By Eric Fruits, Ph.D.
Cascade Policy Institute
“Let ’em leave. Someone else’ll come in.” That was Oregon state senator James Manning’s response when told that new business taxes will cause some firms to leave the state.
Unfortunately, the senator is not alone with the let-them-leave attitude. That seems to be the attitude of the supermajority in the legislature as well as the city of Portland, who have both recently passed massive business taxes.
The legislature just passed a billion dollar a year “corporate activities tax.” The new tax is triggered once a business hits one million dollars in sales. This may seem like a lot to a legislator; but many small businesses such as restaurants, retailers, and consulting firms can easily generate a million dollars in sales. In fact, the Census Bureau reports about a quarter of Oregon employers have sales of a million or more a year. Thousands small firms will be subject to thousands of dollars in new sales taxes on top the income taxes they already pay.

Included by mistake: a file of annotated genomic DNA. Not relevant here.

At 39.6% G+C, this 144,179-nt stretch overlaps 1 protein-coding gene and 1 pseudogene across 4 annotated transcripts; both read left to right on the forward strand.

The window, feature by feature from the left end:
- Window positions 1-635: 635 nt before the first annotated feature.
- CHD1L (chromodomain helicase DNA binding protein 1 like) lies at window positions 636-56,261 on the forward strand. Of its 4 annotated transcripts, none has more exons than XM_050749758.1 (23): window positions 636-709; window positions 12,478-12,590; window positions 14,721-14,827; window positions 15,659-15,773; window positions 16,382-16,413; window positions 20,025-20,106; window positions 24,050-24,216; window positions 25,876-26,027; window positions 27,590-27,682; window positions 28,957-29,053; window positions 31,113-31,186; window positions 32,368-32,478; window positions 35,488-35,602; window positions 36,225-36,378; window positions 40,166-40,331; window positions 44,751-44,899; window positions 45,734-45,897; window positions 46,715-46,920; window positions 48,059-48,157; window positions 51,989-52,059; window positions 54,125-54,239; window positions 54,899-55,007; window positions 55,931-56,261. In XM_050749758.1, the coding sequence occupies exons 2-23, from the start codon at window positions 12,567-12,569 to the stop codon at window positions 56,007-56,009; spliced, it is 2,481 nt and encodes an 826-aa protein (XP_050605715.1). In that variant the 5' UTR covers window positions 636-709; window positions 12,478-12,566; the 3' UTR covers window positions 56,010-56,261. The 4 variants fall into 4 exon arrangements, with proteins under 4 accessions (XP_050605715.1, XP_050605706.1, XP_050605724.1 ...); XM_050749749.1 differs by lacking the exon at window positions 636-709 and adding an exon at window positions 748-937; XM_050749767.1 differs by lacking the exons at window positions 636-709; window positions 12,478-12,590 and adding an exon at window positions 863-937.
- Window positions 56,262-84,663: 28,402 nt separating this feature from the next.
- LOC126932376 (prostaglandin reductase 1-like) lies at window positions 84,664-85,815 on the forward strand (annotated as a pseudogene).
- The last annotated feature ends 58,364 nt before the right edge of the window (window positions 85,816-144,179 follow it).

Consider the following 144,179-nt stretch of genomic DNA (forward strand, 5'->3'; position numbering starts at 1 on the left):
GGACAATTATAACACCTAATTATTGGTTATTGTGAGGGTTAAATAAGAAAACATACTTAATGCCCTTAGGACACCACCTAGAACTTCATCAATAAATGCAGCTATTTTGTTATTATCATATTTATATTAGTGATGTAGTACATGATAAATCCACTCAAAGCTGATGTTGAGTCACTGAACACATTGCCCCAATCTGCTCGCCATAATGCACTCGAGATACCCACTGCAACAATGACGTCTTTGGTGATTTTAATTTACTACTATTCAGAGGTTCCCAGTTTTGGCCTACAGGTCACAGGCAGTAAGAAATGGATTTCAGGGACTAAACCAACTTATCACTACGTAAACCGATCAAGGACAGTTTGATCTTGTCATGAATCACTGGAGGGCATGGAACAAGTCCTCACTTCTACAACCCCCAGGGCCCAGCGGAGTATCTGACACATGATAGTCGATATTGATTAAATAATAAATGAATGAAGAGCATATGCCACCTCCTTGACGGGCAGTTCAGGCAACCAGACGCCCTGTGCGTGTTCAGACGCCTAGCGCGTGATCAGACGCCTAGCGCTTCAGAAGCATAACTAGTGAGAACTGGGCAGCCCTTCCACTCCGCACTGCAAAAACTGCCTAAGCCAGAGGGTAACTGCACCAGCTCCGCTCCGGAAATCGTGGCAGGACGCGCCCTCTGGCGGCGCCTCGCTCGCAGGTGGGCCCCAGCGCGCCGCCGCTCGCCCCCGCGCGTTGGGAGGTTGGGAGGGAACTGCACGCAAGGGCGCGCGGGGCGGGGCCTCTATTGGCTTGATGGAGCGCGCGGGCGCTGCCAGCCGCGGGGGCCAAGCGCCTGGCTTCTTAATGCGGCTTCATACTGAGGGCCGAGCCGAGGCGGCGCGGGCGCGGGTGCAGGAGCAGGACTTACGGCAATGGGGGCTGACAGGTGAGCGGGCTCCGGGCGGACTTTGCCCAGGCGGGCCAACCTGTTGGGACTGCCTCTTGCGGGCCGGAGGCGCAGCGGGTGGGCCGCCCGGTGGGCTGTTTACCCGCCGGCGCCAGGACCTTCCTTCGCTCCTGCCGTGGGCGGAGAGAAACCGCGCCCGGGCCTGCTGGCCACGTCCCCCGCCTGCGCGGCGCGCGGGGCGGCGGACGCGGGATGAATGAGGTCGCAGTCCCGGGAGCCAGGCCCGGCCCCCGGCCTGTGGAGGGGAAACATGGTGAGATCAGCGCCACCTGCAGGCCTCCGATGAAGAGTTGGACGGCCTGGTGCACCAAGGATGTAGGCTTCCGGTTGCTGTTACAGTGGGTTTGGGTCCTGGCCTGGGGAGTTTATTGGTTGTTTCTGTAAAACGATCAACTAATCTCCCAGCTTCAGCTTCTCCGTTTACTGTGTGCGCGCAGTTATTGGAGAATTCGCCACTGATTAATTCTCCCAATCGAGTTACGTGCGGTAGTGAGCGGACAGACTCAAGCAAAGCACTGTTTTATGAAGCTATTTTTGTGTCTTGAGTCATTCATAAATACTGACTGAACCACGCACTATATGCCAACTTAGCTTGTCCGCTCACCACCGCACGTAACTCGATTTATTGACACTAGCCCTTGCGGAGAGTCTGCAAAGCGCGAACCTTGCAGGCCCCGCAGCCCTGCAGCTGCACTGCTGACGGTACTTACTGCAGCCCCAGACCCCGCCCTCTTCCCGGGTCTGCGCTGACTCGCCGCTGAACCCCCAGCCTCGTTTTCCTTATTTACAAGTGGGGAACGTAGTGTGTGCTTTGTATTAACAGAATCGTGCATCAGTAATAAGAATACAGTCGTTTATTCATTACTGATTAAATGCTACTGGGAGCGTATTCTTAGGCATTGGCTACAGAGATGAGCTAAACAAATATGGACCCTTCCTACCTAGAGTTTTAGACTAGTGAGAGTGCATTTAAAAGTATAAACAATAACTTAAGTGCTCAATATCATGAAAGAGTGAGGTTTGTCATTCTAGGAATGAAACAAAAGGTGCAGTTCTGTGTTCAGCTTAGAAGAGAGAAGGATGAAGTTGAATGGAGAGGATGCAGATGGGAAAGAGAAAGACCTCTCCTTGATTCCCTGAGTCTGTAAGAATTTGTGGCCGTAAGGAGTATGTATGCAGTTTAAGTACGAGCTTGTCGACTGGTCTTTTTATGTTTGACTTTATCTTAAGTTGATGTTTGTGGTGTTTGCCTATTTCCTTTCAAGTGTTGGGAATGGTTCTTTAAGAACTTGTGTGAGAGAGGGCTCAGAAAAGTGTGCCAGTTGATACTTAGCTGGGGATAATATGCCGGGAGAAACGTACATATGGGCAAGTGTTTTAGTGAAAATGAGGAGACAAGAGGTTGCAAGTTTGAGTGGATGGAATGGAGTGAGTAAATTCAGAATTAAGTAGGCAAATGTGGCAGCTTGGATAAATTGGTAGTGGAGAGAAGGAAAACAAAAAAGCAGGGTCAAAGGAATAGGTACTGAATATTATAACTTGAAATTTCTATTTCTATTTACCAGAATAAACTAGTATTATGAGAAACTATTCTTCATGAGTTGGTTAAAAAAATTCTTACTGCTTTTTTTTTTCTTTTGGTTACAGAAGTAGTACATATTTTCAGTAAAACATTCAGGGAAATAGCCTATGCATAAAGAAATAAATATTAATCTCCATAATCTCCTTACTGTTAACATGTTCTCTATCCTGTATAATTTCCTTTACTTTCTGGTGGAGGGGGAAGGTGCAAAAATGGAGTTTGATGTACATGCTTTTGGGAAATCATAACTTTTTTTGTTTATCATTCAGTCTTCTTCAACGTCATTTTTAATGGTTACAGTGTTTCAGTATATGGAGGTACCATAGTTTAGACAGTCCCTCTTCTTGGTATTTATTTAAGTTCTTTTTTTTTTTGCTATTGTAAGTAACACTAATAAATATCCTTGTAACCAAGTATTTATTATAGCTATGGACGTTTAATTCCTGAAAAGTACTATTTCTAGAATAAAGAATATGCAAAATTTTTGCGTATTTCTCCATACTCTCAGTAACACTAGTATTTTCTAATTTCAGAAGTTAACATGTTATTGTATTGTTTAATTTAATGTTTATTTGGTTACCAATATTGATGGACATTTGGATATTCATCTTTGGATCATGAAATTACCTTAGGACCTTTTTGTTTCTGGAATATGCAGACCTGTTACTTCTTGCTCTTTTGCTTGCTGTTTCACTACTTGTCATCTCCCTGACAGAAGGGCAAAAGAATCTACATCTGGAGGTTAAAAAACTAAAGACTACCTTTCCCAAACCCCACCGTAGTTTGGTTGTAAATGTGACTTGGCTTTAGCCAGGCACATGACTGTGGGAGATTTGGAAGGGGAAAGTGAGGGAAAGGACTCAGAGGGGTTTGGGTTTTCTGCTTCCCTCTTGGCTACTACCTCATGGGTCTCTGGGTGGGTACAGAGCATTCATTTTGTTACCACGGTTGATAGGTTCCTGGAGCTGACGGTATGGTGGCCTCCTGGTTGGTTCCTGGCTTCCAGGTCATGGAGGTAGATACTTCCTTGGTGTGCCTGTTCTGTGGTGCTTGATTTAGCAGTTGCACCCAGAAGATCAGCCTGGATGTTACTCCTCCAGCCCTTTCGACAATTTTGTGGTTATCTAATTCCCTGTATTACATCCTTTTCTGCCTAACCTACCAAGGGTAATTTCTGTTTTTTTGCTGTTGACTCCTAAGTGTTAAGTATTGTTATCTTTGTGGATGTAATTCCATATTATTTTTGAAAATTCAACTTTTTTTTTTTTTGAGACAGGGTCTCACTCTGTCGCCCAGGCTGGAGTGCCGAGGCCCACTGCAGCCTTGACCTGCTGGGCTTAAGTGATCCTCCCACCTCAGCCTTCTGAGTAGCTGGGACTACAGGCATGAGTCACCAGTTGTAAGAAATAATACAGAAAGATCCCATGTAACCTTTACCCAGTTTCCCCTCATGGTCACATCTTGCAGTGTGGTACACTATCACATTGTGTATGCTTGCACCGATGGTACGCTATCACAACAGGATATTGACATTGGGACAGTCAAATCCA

Last year, Portland voters approved their own tax on business revenues, with money earmarked for so-called clean energy projects. Firms who thought they were exempt are now learning that they, too, will face a steep tax bill.
These new taxes will be a good test of Senator Manning’s let-them-leave theory, as owners look to other states for a better business environment. However, I’m not confident someone else will come in to replace the ones that leave.
Eric Fruits, Ph.D. is Vice President of Research at Cascade Policy Institute, Oregon’s free market public policy research organization.